Appetitive and Aversive Systems
Researchers from diverse areas of psychology (such as motivation, personality, and emotion) have recognized two distinct systems in human psychological functioning: an appetitive system and an aversive system. Despite the fact that appetition and aversion have been called by several different names, such as approach—avoidance, positive—negative, and discrepancy-reducing—discrepancy-enlarging, evidence from these myriad sources suggests that there is one system that organizes the individual’s response to rewarding or appetitive stimuli and another system that organizes the individual’s response to punishing or aversive stimuli. Separate functional systems suggest that a.) appetitive and aversive systems are activated by different stimuli in the environment; b.) appetitive and aversive systems may work through different processes; and c.) appetitive and aversive processes are likely to be associated with different outcomes. My research focuses on investigating appetition and aversion in daily life, social interactions, and close personal relationships.
Appetitive and Aversive Social Motives and Goals
I am interested in investigating how appetitive social motives and goals, such as need for affiliation and approach social goals, differ from aversive social motives and goals, such as fear of rejection and avoidance social goals. For example, in the achievement setting, avoidance goals and fear of failure motives are associated with less effective classroom strategies and poor task performance. I am interested in the social strategies and social outcomes associated with appetitive and aversive social motives and approach and avoidance social goals.
Appetitive Relationship Processes
The lion’s share of research on close relationships focuses on how couples’ handle negatives, such as conflict, each other’s negative affect, and negative events. Undoubtedly, processes like negative affect reciprocity, conflict management, and social support are important. However, I am interested in the positive, appetitive processes in close personal relationships.. For example, I am interested in capitalization—how people react to their partner’s positive events and good fortune—the emotions of gratitude and awe, and creativity and humor in relationships.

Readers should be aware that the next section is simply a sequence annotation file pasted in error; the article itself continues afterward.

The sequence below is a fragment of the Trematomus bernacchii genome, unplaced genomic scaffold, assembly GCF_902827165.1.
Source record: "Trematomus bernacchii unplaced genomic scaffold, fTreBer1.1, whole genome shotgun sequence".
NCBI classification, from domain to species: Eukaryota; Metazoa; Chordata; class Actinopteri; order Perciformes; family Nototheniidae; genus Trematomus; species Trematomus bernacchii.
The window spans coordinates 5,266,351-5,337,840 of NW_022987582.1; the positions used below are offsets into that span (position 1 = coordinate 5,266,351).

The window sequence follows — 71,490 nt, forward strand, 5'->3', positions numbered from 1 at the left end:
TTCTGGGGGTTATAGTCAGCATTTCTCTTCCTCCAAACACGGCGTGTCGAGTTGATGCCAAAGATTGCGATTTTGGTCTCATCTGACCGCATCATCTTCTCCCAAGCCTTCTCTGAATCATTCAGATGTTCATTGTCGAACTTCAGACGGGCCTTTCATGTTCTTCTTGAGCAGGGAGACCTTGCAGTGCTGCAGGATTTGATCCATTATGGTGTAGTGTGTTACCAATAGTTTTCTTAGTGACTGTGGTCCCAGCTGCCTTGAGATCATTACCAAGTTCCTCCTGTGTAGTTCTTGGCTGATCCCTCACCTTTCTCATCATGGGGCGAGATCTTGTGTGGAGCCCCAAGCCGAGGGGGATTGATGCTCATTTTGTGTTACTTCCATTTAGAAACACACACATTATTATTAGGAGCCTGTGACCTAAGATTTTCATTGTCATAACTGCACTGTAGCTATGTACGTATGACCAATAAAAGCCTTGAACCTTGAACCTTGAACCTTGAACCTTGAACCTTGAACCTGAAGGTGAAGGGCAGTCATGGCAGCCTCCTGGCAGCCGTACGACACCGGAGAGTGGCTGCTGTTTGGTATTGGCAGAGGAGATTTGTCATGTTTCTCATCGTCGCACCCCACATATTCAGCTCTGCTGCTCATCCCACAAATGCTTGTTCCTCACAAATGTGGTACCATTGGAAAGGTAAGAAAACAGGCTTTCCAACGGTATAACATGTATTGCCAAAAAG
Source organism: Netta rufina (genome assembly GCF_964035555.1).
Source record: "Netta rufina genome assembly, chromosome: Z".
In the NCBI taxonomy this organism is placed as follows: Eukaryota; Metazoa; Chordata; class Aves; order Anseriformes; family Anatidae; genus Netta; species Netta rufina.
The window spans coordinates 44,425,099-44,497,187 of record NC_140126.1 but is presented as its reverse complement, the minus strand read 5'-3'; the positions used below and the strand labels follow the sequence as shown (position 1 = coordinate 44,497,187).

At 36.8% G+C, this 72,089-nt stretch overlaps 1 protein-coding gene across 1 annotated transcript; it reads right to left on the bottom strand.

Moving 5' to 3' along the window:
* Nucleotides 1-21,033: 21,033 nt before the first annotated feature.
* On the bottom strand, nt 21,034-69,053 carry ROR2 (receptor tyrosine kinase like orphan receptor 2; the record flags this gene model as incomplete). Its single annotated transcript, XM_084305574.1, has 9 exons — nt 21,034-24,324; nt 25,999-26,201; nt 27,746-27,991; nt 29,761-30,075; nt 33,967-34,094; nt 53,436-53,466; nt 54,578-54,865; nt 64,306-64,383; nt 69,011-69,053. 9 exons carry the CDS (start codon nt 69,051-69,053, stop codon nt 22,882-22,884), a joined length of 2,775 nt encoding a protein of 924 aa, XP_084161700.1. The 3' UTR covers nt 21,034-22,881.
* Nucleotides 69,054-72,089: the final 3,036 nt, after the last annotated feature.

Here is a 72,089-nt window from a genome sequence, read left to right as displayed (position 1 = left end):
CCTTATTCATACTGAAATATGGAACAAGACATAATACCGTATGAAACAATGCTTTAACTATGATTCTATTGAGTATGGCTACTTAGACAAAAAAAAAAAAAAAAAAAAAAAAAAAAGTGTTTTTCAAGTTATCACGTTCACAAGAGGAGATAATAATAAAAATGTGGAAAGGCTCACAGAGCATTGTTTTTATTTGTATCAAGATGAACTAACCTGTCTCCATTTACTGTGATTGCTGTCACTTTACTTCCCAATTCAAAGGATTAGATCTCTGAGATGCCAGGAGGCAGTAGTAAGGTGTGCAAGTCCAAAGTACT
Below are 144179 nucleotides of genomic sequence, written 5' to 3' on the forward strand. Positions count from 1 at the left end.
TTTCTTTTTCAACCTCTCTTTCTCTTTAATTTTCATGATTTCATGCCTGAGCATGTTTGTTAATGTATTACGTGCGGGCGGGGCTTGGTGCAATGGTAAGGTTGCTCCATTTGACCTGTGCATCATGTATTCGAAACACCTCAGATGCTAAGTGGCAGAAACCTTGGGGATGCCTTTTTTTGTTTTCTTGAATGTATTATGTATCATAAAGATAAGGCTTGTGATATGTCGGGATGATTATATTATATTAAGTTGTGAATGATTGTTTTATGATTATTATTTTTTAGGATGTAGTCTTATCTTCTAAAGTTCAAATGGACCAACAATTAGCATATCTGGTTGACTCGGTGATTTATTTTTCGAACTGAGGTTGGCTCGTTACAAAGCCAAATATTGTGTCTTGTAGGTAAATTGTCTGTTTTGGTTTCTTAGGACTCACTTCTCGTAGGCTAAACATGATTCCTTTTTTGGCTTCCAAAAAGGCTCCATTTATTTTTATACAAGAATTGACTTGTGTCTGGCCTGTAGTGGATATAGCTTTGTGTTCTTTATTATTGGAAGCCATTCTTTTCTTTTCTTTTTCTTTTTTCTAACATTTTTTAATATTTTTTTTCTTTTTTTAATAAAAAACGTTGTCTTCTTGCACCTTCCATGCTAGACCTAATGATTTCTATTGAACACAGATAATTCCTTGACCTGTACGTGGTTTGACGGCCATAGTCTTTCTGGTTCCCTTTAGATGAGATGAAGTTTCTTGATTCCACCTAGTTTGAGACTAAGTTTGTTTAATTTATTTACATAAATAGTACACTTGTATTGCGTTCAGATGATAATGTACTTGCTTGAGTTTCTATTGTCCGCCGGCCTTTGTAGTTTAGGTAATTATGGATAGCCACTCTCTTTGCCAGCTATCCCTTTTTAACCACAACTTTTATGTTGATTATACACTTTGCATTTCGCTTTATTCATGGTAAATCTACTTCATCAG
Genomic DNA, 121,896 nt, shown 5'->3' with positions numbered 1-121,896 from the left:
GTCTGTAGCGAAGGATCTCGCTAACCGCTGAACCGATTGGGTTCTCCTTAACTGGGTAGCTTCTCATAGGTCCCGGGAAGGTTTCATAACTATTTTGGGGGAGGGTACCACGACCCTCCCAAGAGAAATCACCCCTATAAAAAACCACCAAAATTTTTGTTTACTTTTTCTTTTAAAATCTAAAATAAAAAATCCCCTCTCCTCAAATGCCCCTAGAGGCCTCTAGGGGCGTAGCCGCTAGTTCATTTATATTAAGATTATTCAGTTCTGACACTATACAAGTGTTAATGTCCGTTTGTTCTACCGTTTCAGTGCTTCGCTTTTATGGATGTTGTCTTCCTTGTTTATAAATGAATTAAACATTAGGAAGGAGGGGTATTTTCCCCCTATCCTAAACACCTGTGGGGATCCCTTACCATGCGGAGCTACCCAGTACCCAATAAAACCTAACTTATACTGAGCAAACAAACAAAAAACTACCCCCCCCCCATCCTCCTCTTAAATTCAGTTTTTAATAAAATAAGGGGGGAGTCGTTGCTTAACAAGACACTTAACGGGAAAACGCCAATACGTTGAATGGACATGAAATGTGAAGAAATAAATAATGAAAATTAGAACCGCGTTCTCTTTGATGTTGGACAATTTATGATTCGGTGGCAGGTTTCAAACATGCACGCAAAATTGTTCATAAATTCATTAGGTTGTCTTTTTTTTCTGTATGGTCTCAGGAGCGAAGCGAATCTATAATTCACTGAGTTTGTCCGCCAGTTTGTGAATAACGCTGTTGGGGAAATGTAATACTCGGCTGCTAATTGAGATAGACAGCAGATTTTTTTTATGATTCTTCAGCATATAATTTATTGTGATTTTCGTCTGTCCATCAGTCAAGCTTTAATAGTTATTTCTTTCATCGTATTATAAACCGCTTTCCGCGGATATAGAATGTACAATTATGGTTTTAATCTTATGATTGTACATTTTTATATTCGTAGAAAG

Appetition and Aversion in Close Relationships
Is a “good marriage” defined by the absence of negatives, such as conflicts? Or, is the presence of positives, such as intimacy and growth, also important to the maintenance and enhancement of a marriage? I am developing a model of close relationships that includes both the presence (or absence) of positive relationship qualities and the presence (or absence) of negative relationship qualities.
Within-person and between-person research
My research focuses on the interplay of nomothetic and idiographic methods, such as studies that involve survey measures, daily experience components, reported events and self-generated personal goals. The information gained from within-person (idiographic) research complements and clarifies results from between-person research and is critical to theory development and refinement. I am interested in continuing to explore innovative research methods and statistical approaches that facilitate the examining of psychological phenomena at the within-and between-persons levels.